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Nobel Son (2007) (import)

3.2 out of 5 stars 14 customer reviews

Price: £5.98 & FREE Delivery in the UK on orders over £20. Details
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Product details

  • Actors: Alan Rickman, Danny DeVito
  • Format: Import, PAL
  • Language: English
  • Subtitles: Dutch
  • Region: Region 2 (This DVD may not be viewable outside Europe. Read more about DVD formats.)
  • Number of discs: 1
  • Run Time: 105 minutes
  • Average Customer Review: 3.2 out of 5 stars  See all reviews (14 customer reviews)
  • ASIN: B007JURUUM
  • Amazon Bestsellers Rank: 95,276 in DVD & Blu-ray (See Top 100 in DVD & Blu-ray)

Customer Reviews

Top Customer Reviews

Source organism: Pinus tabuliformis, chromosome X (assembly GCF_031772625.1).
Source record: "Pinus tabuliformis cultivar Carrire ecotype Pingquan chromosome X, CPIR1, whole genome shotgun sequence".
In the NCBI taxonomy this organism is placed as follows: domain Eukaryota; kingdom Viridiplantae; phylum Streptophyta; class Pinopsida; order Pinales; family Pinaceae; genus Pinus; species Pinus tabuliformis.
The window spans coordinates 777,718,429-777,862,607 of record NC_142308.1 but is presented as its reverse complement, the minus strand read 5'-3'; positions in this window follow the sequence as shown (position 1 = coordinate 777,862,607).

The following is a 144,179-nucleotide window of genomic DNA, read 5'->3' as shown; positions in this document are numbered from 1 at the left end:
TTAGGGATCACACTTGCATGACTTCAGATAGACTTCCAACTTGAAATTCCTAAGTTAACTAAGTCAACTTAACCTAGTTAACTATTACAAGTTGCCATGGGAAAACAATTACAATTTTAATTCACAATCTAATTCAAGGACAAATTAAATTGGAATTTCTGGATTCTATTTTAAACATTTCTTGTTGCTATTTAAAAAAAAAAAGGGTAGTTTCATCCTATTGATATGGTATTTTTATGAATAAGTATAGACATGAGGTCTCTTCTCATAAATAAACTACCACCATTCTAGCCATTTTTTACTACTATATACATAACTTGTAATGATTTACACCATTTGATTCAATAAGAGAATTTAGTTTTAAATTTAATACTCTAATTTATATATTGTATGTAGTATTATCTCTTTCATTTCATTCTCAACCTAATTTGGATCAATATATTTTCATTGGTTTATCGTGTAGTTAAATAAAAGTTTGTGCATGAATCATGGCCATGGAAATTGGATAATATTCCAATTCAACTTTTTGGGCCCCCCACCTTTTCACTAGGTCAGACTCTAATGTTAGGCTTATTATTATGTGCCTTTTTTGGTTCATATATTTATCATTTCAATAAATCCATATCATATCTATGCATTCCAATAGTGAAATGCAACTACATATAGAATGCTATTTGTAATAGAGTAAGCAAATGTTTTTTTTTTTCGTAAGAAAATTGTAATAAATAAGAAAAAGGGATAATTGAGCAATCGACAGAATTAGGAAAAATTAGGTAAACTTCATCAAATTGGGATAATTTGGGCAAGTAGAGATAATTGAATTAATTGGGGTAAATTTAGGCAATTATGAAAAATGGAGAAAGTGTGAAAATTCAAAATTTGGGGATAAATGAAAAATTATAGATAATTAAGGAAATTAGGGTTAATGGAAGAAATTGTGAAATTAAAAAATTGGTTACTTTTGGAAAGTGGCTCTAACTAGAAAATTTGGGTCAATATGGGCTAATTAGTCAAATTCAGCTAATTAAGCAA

Format: DVD Verified Purchase
If you've seen it, you know what I mean *wink*
This is a must for all Rickmaniacs. Or those with professor fantasies. Probably also for those who just enjoy black comedies. Although maybe not so much the latter.
I've watched it three times now, but to be honest only to drool over Alan. The plot is messy and tries too hard to be clever. But I can overlook that, cos the film involves Alan Rickman doing one of his students on a desk. *shrugs* What more can you ask for?
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Format: DVD Verified Purchase
The story will leave you guessing but you may not be able to believe where it takes you.
Rather melodramatic and just a touch past the realm of possibility. It is still entertaining and well acted for the most part. If you are a fan of any of the main cast then I would recommend buying it so long as the price is good.